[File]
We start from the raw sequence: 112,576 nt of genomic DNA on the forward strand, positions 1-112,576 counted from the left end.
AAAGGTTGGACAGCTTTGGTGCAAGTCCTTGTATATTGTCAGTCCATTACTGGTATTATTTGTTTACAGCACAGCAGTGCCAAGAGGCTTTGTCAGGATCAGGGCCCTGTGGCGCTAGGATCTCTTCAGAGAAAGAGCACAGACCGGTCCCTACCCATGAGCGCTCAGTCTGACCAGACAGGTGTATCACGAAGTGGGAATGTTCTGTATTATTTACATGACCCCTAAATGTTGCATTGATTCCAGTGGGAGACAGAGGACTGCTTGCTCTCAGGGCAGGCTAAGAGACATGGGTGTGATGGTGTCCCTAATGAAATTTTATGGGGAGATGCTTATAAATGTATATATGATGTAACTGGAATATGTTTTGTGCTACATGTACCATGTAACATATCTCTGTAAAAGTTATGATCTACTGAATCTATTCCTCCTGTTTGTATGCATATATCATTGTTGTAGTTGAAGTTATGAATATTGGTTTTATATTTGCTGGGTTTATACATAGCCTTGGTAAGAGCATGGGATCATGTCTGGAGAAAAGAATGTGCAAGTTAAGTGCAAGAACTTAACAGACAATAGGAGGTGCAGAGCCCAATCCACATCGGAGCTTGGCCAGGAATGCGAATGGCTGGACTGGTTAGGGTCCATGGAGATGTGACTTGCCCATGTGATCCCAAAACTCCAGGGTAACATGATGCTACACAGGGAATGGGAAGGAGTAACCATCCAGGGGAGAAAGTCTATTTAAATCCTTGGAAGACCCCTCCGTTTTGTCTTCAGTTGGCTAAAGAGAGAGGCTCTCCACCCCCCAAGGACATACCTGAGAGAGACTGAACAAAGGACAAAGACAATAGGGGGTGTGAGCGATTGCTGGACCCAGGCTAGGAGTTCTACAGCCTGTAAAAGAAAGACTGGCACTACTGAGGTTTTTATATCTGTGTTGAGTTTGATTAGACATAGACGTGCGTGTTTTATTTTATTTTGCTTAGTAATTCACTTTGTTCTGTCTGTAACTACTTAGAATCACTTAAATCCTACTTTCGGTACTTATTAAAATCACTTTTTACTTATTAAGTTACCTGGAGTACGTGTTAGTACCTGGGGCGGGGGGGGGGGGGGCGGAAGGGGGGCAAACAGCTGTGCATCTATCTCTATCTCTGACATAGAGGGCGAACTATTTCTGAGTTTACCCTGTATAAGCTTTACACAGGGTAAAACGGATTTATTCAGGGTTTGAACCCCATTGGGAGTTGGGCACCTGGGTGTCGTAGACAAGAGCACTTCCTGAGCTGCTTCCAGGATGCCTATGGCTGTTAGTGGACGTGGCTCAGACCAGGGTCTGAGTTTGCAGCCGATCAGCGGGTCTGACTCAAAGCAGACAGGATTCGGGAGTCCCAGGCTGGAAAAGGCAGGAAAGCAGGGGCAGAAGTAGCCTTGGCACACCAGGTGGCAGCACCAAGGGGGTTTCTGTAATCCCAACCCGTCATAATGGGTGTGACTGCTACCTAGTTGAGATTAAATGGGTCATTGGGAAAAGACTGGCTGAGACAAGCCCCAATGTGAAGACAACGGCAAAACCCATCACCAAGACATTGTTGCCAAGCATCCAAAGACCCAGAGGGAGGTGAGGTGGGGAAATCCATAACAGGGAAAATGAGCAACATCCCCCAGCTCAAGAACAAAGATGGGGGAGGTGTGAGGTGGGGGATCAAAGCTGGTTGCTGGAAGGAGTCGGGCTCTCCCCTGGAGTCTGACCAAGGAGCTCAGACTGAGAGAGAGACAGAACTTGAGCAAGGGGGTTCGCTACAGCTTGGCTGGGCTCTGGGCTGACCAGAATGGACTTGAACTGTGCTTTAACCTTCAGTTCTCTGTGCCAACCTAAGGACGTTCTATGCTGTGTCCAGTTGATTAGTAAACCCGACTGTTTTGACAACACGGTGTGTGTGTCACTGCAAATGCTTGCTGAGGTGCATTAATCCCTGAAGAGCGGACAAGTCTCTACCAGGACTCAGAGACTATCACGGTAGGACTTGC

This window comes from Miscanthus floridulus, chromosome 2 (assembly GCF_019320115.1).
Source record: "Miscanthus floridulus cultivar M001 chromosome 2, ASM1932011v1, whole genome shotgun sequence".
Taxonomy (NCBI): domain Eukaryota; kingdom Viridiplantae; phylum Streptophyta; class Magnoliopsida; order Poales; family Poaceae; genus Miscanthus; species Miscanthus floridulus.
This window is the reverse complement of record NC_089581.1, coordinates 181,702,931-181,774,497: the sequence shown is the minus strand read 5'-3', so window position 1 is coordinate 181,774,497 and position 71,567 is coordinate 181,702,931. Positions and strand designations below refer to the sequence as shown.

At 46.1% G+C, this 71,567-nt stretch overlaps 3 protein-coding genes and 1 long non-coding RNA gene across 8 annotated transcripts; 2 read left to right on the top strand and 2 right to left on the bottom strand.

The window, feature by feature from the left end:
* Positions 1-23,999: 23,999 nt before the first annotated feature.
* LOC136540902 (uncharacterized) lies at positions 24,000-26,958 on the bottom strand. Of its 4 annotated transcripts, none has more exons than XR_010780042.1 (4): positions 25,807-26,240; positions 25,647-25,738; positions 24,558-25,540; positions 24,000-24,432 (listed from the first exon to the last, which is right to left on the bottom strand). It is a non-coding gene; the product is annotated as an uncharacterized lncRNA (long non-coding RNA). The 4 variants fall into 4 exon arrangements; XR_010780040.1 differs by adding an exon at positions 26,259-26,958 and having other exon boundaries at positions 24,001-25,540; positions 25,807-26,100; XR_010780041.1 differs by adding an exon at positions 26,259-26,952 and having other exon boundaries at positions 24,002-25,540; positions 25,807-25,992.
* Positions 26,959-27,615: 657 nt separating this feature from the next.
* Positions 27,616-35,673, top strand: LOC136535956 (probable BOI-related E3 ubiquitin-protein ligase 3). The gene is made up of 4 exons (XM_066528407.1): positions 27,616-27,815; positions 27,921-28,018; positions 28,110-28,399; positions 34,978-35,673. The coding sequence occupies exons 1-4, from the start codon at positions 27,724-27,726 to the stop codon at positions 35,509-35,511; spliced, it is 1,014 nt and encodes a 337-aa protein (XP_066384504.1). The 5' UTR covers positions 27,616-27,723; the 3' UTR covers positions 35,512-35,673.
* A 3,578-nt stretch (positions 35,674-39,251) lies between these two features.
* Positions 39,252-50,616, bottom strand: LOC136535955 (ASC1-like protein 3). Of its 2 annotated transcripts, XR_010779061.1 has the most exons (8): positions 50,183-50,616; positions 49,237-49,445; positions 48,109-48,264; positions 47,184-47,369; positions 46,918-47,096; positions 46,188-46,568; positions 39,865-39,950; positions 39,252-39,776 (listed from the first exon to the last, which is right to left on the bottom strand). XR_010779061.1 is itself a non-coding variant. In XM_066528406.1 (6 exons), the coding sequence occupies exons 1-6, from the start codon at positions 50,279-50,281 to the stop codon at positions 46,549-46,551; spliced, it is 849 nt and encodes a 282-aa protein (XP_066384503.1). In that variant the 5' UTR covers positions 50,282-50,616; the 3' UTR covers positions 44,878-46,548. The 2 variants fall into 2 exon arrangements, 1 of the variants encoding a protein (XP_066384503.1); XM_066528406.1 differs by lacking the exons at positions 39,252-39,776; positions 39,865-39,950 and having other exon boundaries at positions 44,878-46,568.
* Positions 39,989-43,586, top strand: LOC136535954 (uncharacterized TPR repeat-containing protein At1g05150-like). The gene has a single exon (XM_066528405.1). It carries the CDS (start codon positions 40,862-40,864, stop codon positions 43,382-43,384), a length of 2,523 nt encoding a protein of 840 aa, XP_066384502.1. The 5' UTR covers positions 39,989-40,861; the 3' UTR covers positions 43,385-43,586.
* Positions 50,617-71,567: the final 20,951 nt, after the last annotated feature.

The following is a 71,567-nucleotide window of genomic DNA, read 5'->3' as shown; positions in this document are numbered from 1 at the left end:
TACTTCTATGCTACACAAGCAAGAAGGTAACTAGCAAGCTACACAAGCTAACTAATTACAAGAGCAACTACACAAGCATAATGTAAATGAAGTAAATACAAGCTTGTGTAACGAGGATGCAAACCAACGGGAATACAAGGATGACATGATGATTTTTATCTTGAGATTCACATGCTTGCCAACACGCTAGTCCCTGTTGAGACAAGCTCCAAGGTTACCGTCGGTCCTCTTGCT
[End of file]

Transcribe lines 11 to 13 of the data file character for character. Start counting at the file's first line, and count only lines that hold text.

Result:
* Positions 26,959-27,615: 657 nt separating this feature from the next.
* Positions 27,616-35,673, top strand: LOC136535956 (probable BOI-related E3 ubiquitin-protein ligase 3). The gene is made up of 4 exons (XM_066528407.1): positions 27,616-27,815; positions 27,921-28,018; positions 28,110-28,399; positions 34,978-35,673. The coding sequence occupies exons 1-4, from the start codon at positions 27,724-27,726 to the stop codon at positions 35,509-35,511; spliced, it is 1,014 nt and encodes a 337-aa protein (XP_066384504.1). The 5' UTR covers positions 27,616-27,723; the 3' UTR covers positions 35,512-35,673.
* A 3,578-nt stretch (positions 35,674-39,251) lies between these two features.